Get a whiff of this.
Airborne chemicals found in common fossil fuels are interfering with the pollination process, new research shows — to the point where it’s changing the way a flower smells.
And while that may have a slight impact on folks who make a habit of stopping to smell the roses, the effect on insects — who can no longer locate flowers to land on, especially at night — is worrisome, experts say.
“Pollution from human activity is altering the chemical composition of critical scent cues, and altering it to such an extent that the pollinators can no longer recognize it and respond to it,” researcher Jeff Riffell said.
Riffell and other scientists at the University of Washington, who published their findings in the journal Science, have found that nitrate radicals known as NO3 are behind this scent-masking phenomenon.
They originate from gas, coal, power plants, plus other energy and natural sources.
“When you smell a rose, you’re smelling a diverse bouquet composed of different types of chemicals,” Riffell added.
“The same is true for almost any flower. Each has its own scent made up of a specific chemical recipe.”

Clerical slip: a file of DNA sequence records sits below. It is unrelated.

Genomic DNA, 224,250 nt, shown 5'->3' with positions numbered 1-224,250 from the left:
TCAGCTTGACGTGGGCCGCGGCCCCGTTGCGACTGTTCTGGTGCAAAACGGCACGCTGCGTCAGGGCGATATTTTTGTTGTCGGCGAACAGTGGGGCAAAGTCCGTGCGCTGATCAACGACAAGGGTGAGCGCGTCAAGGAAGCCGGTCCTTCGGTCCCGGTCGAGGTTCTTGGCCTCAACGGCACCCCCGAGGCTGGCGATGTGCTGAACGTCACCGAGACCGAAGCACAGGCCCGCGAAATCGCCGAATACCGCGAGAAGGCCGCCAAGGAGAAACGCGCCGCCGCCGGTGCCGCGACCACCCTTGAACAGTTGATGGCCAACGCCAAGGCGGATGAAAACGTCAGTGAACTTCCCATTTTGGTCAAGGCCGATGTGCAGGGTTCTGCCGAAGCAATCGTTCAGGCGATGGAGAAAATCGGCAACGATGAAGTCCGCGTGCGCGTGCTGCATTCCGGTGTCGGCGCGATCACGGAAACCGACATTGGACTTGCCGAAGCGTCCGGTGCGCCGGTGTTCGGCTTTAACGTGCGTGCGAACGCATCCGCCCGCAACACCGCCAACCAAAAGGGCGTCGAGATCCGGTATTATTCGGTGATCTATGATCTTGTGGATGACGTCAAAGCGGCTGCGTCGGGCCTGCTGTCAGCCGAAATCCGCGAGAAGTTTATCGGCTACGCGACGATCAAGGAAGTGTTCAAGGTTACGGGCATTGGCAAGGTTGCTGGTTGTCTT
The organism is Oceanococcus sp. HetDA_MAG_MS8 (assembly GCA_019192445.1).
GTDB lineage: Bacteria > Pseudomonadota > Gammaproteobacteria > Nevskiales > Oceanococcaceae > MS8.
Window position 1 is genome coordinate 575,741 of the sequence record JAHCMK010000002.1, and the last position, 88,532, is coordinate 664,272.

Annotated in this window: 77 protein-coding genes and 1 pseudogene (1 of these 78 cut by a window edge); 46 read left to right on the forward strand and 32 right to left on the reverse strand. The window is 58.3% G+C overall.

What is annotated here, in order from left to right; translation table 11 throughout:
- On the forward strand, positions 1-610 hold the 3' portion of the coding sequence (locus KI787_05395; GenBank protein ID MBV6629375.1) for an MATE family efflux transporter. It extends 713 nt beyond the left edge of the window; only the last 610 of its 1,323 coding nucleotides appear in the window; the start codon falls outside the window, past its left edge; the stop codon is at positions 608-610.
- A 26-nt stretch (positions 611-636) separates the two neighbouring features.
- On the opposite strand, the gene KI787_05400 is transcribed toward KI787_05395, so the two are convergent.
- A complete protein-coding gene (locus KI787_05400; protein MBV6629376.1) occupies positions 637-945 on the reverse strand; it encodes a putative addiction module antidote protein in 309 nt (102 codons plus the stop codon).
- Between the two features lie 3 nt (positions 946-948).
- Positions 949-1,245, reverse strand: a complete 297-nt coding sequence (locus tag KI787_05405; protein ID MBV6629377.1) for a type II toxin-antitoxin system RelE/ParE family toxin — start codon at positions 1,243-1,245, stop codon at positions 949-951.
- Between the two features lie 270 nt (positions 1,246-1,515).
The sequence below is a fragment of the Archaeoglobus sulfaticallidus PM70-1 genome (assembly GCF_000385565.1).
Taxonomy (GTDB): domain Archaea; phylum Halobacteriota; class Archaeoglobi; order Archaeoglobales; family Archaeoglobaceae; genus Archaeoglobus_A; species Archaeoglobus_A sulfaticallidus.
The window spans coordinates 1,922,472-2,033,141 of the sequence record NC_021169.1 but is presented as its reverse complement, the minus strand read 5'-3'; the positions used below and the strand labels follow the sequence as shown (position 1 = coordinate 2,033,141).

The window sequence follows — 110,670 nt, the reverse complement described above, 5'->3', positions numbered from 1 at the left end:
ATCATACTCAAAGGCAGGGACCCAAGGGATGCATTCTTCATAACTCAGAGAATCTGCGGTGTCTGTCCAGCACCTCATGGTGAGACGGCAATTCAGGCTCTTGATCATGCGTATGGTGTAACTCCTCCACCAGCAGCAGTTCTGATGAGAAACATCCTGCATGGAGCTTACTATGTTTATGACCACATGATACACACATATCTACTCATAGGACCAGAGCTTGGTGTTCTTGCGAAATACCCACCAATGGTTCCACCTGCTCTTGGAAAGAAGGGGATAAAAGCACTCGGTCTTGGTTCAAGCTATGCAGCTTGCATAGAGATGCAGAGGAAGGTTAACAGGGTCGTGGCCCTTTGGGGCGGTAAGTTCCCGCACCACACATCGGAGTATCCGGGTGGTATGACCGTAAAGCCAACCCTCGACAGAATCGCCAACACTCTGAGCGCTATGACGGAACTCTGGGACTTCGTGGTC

They experimented with moths, which Riffell says have dog-like super sniffers, seeing if the winged things could locate certain flowers using their strong sense of smell.
One of the two moth breeds was 50% less accurate, while the other couldn’t find the flower source at all when tested in a nighttime, urban environment.
“The NO3 is really reducing a flower’s ‘reach’ — how far its scent can travel and attract a pollinator before it gets broken down and is undetectable,” said Riffell.
However, daytime statistics weren’t as severe as the research team believes sunlight can wear down the powers of NO3.
Regardless, there is now a concern for pollinators like moths to become unable to fulfill their ecosystem duties.
Riffell noted that about 75% of over 240,000 documented flowering plants need insect intervention — and that about 70 species of pollinators are endangered or threatened.
“Our approach could serve as a roadmap for others to investigate how pollutants impact plant-pollinator interactions, and to really get at the underlying mechanisms,” said researcher Joel Thornton.
“You need this kind of holistic approach, especially if you want to understand how widespread the breakdown in plant-pollinator interactions is — and what the consequences will be.”